Twins Talk it Up Podcast
Twins Talk it Up Episode 126: Microsoft's Black Partner Growth Initiative

Twins Talk it Up Podcast

Play Episode Listen Later Dec 6, 2022 64:27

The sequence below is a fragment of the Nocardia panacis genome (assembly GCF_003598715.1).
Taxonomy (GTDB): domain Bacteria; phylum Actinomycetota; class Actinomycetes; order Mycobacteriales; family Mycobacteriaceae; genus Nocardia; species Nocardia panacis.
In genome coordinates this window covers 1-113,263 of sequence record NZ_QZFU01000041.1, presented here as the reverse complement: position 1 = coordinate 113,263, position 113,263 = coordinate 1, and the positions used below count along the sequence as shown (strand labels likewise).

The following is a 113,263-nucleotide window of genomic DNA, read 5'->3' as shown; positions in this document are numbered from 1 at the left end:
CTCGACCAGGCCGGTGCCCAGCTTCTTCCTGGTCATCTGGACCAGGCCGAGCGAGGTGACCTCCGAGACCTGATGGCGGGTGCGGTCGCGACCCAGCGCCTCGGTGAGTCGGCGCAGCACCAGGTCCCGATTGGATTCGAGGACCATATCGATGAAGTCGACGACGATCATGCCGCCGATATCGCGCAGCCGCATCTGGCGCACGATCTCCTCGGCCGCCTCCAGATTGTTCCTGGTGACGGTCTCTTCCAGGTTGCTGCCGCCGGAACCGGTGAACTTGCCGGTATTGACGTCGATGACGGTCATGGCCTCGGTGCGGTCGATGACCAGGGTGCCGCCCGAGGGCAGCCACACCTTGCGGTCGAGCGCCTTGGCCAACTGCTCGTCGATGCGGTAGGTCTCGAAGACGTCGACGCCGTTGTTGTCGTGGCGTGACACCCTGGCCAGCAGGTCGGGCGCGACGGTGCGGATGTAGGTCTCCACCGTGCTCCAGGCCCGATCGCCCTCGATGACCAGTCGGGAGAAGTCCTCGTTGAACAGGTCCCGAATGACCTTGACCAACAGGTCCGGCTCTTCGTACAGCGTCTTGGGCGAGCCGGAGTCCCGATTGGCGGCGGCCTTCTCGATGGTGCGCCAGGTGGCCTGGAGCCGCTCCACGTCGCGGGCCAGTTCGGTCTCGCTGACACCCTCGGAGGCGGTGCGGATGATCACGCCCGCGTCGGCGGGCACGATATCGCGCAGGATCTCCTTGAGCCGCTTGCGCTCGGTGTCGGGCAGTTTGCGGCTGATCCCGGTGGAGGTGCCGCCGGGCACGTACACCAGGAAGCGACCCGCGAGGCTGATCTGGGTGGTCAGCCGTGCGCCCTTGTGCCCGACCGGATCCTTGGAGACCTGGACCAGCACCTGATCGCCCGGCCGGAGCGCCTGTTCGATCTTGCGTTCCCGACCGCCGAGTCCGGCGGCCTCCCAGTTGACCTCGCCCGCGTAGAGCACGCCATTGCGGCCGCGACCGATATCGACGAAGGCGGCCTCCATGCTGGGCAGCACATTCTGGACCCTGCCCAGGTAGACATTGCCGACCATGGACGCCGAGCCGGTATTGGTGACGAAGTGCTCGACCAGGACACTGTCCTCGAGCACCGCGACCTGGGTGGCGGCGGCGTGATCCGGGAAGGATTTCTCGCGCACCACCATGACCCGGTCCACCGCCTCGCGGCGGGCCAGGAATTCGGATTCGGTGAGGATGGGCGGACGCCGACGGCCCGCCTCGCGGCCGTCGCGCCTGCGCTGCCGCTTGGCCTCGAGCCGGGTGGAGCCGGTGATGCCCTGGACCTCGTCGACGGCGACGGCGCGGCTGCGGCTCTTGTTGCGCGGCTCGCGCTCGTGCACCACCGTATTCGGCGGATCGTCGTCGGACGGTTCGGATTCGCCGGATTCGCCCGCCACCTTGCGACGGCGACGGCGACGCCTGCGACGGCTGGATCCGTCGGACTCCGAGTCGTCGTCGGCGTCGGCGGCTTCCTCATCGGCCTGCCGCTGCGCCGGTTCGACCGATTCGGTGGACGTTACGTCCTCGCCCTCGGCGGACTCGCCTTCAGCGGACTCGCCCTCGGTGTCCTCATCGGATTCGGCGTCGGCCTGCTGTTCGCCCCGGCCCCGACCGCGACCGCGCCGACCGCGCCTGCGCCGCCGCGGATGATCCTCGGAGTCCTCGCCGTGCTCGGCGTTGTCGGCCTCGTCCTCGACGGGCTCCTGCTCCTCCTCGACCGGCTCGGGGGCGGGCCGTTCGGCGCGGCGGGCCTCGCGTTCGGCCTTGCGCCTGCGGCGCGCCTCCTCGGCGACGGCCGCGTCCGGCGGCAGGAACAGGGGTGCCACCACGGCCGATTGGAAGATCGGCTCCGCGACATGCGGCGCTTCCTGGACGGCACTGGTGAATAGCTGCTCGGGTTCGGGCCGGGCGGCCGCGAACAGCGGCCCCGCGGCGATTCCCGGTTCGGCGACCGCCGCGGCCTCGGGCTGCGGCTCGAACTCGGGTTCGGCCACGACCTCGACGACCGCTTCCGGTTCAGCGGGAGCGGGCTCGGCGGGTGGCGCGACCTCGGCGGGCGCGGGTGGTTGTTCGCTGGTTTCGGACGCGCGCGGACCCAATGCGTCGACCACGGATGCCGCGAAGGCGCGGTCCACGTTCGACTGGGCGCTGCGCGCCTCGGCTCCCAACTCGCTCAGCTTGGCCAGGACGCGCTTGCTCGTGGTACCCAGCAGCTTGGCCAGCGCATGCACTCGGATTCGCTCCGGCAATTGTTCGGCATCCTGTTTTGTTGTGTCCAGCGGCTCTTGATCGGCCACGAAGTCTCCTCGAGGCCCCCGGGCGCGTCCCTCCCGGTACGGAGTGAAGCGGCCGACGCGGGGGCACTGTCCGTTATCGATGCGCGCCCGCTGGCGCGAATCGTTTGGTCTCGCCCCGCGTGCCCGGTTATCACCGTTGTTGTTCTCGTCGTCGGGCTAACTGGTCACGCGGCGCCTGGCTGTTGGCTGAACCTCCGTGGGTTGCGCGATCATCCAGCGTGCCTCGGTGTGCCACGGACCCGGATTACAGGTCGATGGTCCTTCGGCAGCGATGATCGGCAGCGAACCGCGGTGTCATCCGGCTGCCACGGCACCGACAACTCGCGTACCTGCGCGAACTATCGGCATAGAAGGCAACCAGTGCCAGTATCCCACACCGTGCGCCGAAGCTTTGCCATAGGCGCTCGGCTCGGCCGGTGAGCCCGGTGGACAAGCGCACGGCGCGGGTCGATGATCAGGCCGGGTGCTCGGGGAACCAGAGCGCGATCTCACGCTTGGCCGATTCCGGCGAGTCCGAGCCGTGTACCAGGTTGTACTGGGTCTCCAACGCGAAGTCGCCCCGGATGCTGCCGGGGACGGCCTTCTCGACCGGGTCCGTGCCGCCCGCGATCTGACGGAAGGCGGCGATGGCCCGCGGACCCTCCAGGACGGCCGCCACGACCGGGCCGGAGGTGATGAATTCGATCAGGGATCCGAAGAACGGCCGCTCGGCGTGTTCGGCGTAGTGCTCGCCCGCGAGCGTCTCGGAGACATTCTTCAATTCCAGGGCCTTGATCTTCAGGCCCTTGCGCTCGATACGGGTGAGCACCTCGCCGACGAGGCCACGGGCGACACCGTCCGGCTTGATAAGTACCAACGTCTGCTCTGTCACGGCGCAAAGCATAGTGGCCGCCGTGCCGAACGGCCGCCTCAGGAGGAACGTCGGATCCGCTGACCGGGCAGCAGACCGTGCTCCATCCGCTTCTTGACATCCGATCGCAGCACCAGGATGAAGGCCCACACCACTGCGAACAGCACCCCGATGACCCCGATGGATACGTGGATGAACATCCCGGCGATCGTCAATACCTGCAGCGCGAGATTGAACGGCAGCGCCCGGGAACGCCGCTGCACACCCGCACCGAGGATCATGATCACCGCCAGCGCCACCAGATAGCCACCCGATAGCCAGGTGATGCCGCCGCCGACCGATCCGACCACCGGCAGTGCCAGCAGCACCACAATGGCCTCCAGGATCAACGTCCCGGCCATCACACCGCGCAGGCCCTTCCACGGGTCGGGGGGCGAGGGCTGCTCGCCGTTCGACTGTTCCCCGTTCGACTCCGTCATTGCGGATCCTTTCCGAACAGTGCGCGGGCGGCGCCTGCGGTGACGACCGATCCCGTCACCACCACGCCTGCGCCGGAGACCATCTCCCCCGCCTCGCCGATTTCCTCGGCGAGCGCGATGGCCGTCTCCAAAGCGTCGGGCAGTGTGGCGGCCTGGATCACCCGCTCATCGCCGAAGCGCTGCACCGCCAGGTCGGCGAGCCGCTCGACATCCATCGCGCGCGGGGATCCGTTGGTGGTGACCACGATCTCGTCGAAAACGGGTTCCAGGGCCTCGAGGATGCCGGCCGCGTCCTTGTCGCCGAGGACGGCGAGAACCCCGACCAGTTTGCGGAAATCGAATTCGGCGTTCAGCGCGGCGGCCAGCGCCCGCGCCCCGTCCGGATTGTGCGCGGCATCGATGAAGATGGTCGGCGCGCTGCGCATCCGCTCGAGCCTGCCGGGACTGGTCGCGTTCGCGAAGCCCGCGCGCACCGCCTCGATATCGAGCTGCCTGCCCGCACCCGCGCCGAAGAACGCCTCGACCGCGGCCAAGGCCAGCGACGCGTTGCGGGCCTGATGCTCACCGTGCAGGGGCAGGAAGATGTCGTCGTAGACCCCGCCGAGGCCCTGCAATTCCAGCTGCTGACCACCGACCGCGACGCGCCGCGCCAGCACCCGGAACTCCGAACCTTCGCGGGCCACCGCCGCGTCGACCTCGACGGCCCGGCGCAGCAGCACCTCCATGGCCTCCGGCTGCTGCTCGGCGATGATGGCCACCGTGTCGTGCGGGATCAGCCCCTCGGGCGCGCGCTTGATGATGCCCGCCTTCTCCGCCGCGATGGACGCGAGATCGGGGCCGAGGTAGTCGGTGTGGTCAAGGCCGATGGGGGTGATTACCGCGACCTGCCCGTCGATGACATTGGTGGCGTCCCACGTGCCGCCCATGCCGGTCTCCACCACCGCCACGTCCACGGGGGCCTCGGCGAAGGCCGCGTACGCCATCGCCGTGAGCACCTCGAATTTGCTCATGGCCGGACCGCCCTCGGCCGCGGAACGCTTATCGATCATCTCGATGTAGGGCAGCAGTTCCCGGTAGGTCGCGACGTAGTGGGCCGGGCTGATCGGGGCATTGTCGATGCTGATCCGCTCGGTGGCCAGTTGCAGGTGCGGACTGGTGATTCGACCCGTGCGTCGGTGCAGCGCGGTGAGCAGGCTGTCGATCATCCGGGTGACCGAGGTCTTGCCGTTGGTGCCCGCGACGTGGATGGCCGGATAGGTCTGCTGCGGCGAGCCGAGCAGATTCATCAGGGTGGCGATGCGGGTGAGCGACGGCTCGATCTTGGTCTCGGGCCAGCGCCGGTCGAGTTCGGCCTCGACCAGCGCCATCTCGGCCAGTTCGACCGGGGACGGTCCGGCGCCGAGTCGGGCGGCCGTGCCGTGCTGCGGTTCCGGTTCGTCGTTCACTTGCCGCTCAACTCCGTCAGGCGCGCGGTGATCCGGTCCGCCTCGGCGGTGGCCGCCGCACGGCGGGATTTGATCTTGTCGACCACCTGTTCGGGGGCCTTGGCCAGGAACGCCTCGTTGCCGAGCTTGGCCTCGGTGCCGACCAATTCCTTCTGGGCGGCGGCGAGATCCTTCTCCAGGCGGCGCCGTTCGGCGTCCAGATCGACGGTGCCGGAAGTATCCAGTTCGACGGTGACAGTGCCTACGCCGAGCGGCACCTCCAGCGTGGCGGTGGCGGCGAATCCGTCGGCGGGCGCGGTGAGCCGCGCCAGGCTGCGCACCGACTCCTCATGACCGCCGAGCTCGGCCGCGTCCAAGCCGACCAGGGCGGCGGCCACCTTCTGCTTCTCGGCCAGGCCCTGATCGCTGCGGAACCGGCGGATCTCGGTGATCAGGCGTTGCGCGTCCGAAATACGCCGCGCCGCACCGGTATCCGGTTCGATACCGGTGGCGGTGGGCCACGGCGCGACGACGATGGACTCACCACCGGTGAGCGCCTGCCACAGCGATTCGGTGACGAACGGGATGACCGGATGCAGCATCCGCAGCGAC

Microsoft is one of the largest companies in the world, but does it have to be a daunting task to navigate and find success working with the tech giant? What should we know about their Black Partner Growth Initiative (BPGI)? We are fortunate to have the leaders of Microsoft's BPGI join us to speak about their Innovation Tour and what Microsoft is doing to elevate the Black Partner. Raamel Mitchell is the Global Director of the Black Partner Growth Initiative, and Regina Johnson is a Senior Manager for Global Partner Solutions, where she serves as the strategic lead for programs with over 1000 tech business owners. We ask them to share what BPGI is and how Microsoft is supporting Black tech companies and entrepreneurs. We also learn about:Focus on growing their equity initiative and strengthening their channel partner ecosystem strategyCommitment to provide access to information, resources, capital and opportunities to connect with like-minded partnersTrends that they see for the upcoming yearTheir Partner Community, including BCPA & IAMCP BPGI Innovation Tour with the next stop being in Atlanta, GA on the 8th of December. Global Black Partner Growth Initiative Summit in April, being held at Microsoft's HQ in Redmond, WashingtonBonus: Regina is currently reading Build for Tomorrow by Jason Feifer, and Raamel is reading Age of AI: And our Human Future by Henry KissingerConnect with Regina Johnson and Raamel Mitchell on LinkedIn. To learn more about the Microsoft Black Partner Growth Initiative (BPGI), visit https://rb.gy/rnitj7--- more ---If you are looking to learn the art of audience engagement while listening for methods to conquer speaking anxiety, deliver persuasive presentations, and close more deals, then this is the podcast for you.Twins Talk it Up is a podcast where identical twin brothers Danny Suk Brown and David Suk Brown discuss leadership communication strategies to support professionals who believe in the power of their own authentic voice. Together, we will explore tips and tools to increase both your influence and value. Along the way, let's crush some goals, deliver winning sales pitches, and enjoy some laughs.Danny Suk Brown and David Suk Brown train on speaking and presentation skills. They also share from their keynote entitled, “Identically Opposite: the Pursuit of Identity”.Support and Follow us:YouTube: youtube.com/channel/UCL18KYXdzVdzEwMH8uwLf6gInstagram: @twinstalkitupInstagram: @dsbleadershipgroupTwitter: @dsbleadershipLinkedIn: linkedin.com/company/twins-talk-it-up/LinkedIn: linkedin.com/company/dsbleadershipgroup/Facebook: facebook.com/TwinsTalkitUpFacebook: facebook.com/dsbleadership/Website: dsbleadershipgroup.com/TwinsTalkitUp